Northern Confidence Rising, Says Bank

A new survey in the North has revealed a significant reduction in the number of people there who are pessimistic about their anticipated financial position over the coming year.

Consumer confidence in Northern Ireland rose to its highest level in 10 months in June suggesting that economic stability is helping to shed some of the recessionary gloom.

Northern Bank's Economist, Angela McGowan, (pictured) said there had been a 26% fall from the peak of the financial crisis in 2008 in the number of respondents who expected their financial position to worsen.

The survey results revealed the number of people gloomy over how they expect their finances to change over the coming year fell by over a quarter (from 49% at the peak of the financial crisis) to just 23% in the latest June survey.

The latest findings are from the report 'Consumer Confidence Index for Northern Ireland', just published by the Northern Bank.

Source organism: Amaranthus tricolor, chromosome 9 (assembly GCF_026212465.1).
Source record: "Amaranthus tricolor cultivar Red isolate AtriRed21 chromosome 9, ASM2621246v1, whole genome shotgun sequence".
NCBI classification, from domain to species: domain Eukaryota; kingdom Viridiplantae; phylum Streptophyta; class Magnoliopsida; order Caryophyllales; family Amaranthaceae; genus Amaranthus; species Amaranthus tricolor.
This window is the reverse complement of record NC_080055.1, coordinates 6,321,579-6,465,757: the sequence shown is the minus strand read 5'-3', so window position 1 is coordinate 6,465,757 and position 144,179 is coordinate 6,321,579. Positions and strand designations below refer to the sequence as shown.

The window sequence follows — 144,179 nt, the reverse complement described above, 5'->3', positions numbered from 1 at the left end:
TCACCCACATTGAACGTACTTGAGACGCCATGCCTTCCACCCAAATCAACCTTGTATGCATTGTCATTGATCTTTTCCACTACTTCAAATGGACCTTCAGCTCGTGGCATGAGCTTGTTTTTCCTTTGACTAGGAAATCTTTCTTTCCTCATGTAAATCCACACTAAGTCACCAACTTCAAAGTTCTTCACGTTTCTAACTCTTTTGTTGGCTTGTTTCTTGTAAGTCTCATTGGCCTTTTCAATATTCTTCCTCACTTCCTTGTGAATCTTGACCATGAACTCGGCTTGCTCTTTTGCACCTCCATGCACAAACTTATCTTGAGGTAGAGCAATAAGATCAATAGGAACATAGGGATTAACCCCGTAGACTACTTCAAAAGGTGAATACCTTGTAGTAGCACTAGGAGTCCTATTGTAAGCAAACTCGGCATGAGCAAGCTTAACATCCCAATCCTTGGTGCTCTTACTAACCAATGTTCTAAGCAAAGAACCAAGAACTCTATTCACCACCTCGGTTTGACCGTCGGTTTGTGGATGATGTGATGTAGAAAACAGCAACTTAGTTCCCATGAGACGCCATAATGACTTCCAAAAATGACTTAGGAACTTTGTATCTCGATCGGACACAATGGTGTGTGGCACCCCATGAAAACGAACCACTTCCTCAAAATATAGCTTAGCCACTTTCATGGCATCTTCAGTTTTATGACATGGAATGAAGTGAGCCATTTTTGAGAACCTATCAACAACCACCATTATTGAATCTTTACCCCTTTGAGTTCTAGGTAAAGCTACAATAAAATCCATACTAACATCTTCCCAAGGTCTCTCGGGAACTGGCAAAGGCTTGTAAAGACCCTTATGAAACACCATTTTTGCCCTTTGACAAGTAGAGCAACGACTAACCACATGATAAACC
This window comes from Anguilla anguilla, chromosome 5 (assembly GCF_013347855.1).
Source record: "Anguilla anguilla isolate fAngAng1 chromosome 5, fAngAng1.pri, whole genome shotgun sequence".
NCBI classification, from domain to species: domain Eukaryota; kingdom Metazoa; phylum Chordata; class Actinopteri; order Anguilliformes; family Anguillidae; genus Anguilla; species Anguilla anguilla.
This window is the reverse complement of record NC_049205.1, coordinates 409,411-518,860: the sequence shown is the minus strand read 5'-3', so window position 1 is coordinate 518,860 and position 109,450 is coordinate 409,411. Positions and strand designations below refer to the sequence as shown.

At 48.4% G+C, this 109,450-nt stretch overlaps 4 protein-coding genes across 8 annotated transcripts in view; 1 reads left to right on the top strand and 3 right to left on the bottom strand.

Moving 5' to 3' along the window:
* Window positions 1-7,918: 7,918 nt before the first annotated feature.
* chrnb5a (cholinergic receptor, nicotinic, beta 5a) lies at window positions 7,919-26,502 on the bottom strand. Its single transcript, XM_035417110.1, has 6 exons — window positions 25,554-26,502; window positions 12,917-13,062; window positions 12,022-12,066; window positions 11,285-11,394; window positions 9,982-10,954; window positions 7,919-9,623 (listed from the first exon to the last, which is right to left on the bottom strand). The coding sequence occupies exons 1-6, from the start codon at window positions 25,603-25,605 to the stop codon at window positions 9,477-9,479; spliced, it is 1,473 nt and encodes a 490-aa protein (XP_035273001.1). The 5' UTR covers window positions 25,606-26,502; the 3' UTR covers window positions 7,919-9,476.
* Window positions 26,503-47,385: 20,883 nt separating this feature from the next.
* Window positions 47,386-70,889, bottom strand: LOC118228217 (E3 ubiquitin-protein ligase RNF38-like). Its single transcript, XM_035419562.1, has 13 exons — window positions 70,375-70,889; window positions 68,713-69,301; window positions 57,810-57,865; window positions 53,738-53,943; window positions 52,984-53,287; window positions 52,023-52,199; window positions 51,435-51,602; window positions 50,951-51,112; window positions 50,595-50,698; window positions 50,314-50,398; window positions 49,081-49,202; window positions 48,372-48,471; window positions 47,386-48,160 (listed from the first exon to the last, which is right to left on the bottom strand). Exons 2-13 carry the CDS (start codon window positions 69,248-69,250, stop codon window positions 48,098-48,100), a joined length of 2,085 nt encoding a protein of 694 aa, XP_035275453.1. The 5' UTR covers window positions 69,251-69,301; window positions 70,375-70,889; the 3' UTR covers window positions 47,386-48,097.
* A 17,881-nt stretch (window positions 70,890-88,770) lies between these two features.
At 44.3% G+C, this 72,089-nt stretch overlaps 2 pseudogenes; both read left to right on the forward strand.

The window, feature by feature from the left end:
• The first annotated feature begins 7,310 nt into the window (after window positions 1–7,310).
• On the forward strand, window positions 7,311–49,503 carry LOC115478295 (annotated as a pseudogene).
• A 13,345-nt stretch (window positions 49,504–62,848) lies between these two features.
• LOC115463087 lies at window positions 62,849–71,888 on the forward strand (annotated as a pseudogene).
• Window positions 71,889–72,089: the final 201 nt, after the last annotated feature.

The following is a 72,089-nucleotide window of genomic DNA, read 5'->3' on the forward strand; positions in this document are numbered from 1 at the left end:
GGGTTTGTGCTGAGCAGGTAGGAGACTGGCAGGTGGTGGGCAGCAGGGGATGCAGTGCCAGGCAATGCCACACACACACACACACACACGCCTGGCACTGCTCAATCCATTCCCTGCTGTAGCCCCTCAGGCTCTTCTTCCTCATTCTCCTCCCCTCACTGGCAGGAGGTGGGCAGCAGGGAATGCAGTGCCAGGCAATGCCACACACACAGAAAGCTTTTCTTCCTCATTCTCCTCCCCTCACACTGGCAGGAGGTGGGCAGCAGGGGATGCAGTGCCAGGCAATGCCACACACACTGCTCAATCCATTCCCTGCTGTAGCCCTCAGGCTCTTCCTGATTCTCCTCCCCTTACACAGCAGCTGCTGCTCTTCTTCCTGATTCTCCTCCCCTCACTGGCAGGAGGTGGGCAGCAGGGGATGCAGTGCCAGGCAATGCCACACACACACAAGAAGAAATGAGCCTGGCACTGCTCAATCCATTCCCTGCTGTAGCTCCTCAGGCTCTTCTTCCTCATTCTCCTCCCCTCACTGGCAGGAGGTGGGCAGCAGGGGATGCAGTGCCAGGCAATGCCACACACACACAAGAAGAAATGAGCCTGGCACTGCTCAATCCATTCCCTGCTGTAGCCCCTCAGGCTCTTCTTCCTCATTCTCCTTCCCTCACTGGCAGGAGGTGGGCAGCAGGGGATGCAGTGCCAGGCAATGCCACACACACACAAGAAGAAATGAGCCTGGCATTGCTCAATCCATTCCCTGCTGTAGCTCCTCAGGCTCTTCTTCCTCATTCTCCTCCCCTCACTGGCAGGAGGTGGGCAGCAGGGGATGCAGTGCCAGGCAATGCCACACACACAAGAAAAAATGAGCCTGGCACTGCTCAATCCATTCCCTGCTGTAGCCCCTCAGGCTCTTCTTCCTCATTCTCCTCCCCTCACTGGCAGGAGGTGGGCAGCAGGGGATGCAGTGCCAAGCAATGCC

They show that consumer confidence, although fragile, continues to climb in the right direction.

Ms McGowan said: "It's clear that expectations for sustained low interest rates into next year and that inflation will continue to fall in the coming months are having an impact upon consumer sentiment - particularly with regard to their expectations for personal finances in the next year."

Expectations surrounding job security also improved marginally in June compared to the previous quarter.

Ms McGowan concluded: "While spending expectations have marginally improved, there has most definitely been a shift in how and where consumers spend their money.

"Without doubt falling prices have helped consumers to maintain a certain level of expenditure in recent months, although they remain cautious.

"The biggest threat to consumer spending is probably a rise in oil prices," she continued.

"In early July we got a small warning that oil price volatility remains a lurking threat, which will drive up the cost of living and put pressure on spending on non-essential items."

For June 2009, the study took place from 6th June to 13th June with 1,000 people and was carried out by Millward Brown.


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